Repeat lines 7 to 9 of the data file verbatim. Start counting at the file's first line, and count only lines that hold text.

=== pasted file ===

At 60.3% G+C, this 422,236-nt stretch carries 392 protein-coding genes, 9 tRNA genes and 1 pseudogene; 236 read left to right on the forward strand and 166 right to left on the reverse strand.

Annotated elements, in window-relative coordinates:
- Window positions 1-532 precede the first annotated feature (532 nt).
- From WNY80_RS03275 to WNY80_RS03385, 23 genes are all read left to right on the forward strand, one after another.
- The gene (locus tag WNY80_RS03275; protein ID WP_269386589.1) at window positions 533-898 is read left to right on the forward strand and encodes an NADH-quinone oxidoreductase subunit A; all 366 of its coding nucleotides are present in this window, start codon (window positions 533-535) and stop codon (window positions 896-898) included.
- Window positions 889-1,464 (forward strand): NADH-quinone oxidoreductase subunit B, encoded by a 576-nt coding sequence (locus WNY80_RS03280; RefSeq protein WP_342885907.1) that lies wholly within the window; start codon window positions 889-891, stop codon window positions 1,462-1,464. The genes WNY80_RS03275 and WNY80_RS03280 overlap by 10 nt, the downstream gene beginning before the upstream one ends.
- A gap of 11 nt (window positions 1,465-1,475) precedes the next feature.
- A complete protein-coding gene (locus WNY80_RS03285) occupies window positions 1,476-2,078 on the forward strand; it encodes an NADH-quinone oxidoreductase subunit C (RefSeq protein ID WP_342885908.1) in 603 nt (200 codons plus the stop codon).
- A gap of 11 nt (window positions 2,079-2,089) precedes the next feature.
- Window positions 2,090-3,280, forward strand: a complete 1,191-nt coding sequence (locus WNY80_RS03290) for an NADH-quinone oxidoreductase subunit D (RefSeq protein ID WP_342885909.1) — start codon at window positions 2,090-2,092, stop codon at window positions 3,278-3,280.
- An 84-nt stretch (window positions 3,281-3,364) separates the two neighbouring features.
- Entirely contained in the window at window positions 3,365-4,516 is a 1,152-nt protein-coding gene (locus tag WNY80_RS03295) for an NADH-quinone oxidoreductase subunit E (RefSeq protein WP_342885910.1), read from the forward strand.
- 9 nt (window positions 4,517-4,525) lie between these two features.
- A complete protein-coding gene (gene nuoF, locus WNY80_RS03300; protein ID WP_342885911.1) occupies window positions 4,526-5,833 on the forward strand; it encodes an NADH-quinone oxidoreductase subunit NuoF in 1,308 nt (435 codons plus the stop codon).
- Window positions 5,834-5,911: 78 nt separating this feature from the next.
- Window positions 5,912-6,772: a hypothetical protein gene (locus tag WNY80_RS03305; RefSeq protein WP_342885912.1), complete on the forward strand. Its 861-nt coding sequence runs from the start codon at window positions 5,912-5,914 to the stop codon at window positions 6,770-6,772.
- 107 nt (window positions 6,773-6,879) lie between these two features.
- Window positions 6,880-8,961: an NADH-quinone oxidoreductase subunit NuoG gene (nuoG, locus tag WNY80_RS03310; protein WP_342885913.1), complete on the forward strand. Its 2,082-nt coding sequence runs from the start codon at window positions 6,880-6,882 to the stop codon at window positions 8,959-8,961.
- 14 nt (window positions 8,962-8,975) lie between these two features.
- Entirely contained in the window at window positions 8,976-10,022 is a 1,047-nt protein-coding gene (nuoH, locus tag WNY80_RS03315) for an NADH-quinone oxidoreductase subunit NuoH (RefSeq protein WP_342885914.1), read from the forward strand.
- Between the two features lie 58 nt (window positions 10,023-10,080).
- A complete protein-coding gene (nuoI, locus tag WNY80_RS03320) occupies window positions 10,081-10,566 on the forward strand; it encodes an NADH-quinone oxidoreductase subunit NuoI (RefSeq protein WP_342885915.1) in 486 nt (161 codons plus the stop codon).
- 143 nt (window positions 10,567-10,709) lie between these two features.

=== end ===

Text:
- A gap of 11 nt (window positions 1,465-1,475) precedes the next feature.
- A complete protein-coding gene (locus WNY80_RS03285) occupies window positions 1,476-2,078 on the forward strand; it encodes an NADH-quinone oxidoreductase subunit C (RefSeq protein ID WP_342885908.1) in 603 nt (200 codons plus the stop codon).
- A gap of 11 nt (window positions 2,079-2,089) precedes the next feature.